In only a dozen years since our founding, EnerBank has crossed the $1 billion market in assets, placing us in the top 15 percentile of the nation’s largest banks. Of course, companies don’t reach $1 billion overnight. Four principles have guided us in reaching higher growth, and these principles can help any organization expand its own operations.

Find your best market opportunity. When you are a small company, it’s key to find your best market opportunity. To illustrate this concept, think of two circles. One circle is what you have to offer. Another circle is what your customer wants or needs. The intersection of those two circles is your market opportunity, which is where we started as a small bank in 2002. Because the home improvement market is so large, we had plenty of opportunity to grow, focusing on just those two circles.

Differentiate your company. Differentiating yourself from your competition, while obvious, is very important as you begin to grow. How do you do that? Picture a third intersecting circle, which is what your competitors don’t offer. Anything that your competitors don’t offer but still fits in your market opportunity is the sweet spot. Our sweet spot early on was the Same-As-Cash loan. These loans drove 20 to 50 percent annual growth because none of our competitors were focusing on these loans at the time. What can that be for you? You can differentiate yourself with premium craftsmanship, speed, customer service, or something else. Once you analyze the three circles, you’ll be able to find something unique.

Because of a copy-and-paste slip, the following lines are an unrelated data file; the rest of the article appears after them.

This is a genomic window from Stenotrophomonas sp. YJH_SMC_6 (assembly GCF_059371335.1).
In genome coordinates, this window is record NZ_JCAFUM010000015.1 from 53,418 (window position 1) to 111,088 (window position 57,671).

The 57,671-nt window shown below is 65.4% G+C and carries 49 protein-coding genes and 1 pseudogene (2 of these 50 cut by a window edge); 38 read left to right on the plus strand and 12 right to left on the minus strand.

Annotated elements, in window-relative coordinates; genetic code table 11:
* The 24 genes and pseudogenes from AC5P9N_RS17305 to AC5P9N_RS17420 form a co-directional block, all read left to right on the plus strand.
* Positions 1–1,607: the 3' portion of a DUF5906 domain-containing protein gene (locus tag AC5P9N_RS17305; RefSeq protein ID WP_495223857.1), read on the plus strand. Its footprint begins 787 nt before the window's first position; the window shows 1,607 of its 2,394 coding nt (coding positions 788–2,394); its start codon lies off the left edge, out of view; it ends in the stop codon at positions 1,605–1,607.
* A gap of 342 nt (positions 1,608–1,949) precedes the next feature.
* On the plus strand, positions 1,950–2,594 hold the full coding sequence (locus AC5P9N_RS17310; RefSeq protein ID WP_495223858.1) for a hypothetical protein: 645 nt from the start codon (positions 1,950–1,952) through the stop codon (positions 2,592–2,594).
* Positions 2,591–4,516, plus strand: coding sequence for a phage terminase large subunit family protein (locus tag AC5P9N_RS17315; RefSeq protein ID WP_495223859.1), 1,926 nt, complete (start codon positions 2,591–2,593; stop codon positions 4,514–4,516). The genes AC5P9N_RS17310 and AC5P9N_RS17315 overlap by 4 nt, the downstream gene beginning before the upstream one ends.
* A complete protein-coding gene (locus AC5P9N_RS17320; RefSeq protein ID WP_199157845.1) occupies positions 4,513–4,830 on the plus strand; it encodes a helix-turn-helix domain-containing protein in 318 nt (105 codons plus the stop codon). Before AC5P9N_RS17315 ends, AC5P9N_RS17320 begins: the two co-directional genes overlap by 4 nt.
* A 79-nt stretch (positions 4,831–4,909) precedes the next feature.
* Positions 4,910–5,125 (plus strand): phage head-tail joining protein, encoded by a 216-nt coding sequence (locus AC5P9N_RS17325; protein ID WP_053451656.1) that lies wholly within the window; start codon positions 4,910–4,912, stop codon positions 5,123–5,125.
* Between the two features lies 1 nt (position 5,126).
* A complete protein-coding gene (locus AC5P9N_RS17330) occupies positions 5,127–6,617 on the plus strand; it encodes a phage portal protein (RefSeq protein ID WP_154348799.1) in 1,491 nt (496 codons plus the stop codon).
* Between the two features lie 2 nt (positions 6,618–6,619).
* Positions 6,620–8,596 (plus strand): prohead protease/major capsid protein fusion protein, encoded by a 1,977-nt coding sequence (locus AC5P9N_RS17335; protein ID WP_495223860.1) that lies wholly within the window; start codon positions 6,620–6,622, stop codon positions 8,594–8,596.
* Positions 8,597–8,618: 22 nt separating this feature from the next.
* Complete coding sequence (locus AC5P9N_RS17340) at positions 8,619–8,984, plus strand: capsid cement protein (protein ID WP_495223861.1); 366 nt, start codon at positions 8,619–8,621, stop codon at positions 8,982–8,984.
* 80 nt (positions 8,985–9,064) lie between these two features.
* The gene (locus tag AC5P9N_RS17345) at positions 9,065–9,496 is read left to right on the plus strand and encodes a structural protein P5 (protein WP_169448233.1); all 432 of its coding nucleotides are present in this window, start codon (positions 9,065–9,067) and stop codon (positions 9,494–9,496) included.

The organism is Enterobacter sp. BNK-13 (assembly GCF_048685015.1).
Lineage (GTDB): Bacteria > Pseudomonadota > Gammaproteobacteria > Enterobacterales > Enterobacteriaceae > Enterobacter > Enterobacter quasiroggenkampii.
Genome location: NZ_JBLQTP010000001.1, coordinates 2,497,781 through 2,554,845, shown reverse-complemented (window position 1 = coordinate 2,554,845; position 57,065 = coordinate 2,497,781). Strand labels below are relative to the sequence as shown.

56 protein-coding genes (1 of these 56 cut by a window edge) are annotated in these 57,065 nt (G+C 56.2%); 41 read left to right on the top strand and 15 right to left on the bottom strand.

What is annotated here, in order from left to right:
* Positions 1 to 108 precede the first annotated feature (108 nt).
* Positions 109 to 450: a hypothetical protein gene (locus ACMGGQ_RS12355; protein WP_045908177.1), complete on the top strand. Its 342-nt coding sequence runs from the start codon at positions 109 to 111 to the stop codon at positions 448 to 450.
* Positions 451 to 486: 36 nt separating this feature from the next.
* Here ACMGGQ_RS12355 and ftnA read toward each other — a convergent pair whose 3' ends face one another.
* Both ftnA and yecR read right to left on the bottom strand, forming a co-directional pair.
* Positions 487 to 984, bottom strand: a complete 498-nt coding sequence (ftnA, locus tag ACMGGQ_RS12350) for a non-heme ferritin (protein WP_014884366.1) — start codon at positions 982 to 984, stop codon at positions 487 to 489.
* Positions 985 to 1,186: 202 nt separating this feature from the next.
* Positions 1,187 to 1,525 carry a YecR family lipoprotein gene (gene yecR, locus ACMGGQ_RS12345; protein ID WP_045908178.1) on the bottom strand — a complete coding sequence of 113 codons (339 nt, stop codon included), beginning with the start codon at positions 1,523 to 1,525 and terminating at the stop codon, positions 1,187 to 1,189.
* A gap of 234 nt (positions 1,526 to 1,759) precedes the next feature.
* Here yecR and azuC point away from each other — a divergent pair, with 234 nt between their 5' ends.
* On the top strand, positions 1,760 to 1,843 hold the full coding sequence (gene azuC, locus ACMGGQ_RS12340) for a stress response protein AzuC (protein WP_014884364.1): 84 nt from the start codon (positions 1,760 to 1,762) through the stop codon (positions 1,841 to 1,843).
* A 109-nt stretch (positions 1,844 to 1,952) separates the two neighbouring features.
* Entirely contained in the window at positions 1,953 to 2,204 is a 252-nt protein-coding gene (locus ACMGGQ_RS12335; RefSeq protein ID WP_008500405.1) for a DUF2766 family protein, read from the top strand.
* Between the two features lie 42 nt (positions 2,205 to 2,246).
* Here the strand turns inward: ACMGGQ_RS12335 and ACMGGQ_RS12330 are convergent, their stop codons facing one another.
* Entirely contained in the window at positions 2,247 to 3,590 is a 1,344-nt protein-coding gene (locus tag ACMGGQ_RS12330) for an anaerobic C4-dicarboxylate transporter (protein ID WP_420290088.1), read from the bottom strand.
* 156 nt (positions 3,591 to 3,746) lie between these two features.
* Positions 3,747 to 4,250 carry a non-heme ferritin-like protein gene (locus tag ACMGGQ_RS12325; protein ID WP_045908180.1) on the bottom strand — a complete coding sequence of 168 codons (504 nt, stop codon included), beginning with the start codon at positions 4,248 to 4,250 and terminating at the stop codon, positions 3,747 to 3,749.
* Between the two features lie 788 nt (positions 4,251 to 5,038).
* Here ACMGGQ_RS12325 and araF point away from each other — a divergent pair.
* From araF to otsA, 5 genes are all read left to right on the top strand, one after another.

EnerBank crossed the $1 billion mark in assets in 2015.

EnerBank crossed the $1 billion mark in assets in 2015 by focusing on the needs of its clients and planning steady, measured expansion.

Offer choices. To further increase our sweet spot, we focused on choices for both the contractor and for the contractor’s end customer—the homeowner. By offering choices, you give customers numerous ways to do business with you—it’s not just one option or nothing. In our business, we’ve found that customers appreciate the ability to choose. You can offer a choice of good, better and best. Then, your customers can decide what trade-offs to make to achieve their goals.

Plan and budget for growth. We grew the bank in a sustained manner fully aware that some businesses have grown themselves out of existence. We actually had to pass up a few opportunities along the way because we didn’t think we could effectively service the commitments required. Growth needs planning and budgeting. We have a strong budgeting and planning process that includes ensuring that we have the infrastructure and people in place to accommodate the growth.

You can’t just set a plan and revisit it once a year, however. You definitely have to stay on top of it. We’ve found that successful contractors review their growth planning and budgeting regularly. Involve your entire management team in the process. Better contractors do this on a monthly basis with their key people. Those who don’t won’t necessarily get the buy-in for the plan. It’s important to share results and progress, too. Everyone needs to know where they stand and how they can contribute.

No one becomes a $1 billion company overnight. Growth was a process of finding the sweet spot of where our offerings, holes in competitors’ product offerings and the customers’ needs intersected. When we discovered that intersecting area, we were able to grow substantially. Then, we expanded our choices to offer many ways for contractors to close sales. And, finally, the planning and budgeting process helped us maintain sustained growth. With these principles, you can grow too.